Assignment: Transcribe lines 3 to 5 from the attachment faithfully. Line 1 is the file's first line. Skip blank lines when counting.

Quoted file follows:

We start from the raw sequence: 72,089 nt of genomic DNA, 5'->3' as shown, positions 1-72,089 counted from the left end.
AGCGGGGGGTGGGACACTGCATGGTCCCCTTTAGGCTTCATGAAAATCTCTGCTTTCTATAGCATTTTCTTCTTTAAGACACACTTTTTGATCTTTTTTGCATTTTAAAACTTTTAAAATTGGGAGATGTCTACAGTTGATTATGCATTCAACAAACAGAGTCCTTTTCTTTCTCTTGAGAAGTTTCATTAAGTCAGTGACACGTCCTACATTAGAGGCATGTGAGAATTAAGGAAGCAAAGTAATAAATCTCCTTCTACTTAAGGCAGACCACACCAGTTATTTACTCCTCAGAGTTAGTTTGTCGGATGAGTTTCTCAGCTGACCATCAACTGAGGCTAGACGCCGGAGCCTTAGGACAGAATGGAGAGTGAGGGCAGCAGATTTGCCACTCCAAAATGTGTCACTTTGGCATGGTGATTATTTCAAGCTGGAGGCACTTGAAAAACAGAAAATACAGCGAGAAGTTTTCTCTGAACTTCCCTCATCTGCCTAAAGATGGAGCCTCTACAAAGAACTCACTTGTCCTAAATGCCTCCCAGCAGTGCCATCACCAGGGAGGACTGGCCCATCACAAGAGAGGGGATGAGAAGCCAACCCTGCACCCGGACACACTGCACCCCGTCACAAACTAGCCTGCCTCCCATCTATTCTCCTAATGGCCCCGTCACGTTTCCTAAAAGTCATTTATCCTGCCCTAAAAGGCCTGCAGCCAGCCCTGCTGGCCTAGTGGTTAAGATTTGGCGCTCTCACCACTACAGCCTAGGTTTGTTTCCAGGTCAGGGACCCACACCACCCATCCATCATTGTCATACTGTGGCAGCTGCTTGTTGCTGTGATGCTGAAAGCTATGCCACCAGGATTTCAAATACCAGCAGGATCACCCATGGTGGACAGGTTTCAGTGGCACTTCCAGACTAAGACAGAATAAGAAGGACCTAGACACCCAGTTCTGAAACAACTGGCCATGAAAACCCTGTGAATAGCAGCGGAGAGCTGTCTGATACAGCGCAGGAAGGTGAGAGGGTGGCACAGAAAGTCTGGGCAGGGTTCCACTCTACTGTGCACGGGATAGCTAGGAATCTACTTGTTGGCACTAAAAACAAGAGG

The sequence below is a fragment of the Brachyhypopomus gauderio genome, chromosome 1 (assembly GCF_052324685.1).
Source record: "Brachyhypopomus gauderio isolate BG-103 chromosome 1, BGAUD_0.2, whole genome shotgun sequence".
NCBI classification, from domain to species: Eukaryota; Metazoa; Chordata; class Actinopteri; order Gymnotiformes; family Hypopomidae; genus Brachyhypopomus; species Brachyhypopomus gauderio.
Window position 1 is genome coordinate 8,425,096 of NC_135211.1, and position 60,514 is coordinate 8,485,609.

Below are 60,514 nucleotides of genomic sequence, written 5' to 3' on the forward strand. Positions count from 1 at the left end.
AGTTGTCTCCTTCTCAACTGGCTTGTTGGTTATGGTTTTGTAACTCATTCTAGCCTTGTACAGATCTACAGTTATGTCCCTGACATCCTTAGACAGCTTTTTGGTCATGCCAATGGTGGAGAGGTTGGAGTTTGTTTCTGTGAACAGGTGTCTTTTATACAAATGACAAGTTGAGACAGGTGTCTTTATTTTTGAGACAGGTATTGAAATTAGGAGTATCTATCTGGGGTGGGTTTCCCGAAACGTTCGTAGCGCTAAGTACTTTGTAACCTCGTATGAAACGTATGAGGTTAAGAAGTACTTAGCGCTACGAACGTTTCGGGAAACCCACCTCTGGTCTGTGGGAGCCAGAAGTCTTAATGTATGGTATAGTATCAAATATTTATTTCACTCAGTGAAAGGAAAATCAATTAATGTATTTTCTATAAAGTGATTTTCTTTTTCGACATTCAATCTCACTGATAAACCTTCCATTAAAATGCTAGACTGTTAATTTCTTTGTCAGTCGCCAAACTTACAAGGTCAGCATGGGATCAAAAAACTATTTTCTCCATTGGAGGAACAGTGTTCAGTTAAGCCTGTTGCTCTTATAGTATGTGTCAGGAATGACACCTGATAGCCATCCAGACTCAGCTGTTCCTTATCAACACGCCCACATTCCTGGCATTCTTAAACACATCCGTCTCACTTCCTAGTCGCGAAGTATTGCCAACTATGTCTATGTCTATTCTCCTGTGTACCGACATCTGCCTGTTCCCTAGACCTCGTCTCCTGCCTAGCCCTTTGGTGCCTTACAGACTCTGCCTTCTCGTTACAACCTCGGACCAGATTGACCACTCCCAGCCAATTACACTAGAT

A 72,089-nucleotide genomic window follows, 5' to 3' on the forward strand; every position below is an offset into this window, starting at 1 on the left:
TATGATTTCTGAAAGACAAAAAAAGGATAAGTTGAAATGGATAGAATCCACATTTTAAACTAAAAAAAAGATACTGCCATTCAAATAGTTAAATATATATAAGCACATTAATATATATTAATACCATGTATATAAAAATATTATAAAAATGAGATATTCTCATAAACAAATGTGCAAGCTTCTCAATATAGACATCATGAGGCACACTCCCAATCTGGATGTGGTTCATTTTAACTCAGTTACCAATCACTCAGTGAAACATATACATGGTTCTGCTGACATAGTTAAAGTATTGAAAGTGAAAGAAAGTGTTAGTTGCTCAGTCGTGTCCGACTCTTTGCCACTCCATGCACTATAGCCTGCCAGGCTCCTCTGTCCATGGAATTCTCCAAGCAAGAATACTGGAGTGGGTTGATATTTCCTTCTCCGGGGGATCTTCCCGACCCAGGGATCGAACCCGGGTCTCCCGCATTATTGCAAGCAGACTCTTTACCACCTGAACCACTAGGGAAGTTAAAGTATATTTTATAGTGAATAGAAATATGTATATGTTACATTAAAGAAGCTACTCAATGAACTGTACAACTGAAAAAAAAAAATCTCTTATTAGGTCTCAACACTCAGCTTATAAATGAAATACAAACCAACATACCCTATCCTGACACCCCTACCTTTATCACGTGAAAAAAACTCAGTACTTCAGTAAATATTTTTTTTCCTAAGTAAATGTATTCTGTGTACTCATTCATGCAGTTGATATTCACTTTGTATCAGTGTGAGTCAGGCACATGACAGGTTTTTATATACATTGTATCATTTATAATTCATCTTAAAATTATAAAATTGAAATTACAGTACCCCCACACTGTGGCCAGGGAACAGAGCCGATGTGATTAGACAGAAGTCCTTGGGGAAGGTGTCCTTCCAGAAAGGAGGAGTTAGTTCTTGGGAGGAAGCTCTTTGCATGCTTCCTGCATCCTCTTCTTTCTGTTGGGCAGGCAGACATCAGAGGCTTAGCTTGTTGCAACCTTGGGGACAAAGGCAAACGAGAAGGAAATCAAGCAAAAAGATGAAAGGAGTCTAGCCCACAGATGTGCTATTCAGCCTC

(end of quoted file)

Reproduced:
The sequence below is a fragment of the Brachyhypopomus gauderio genome, chromosome 1 (assembly GCF_052324685.1).
Source record: "Brachyhypopomus gauderio isolate BG-103 chromosome 1, BGAUD_0.2, whole genome shotgun sequence".
NCBI classification, from domain to species: Eukaryota; Metazoa; Chordata; class Actinopteri; order Gymnotiformes; family Hypopomidae; genus Brachyhypopomus; species Brachyhypopomus gauderio.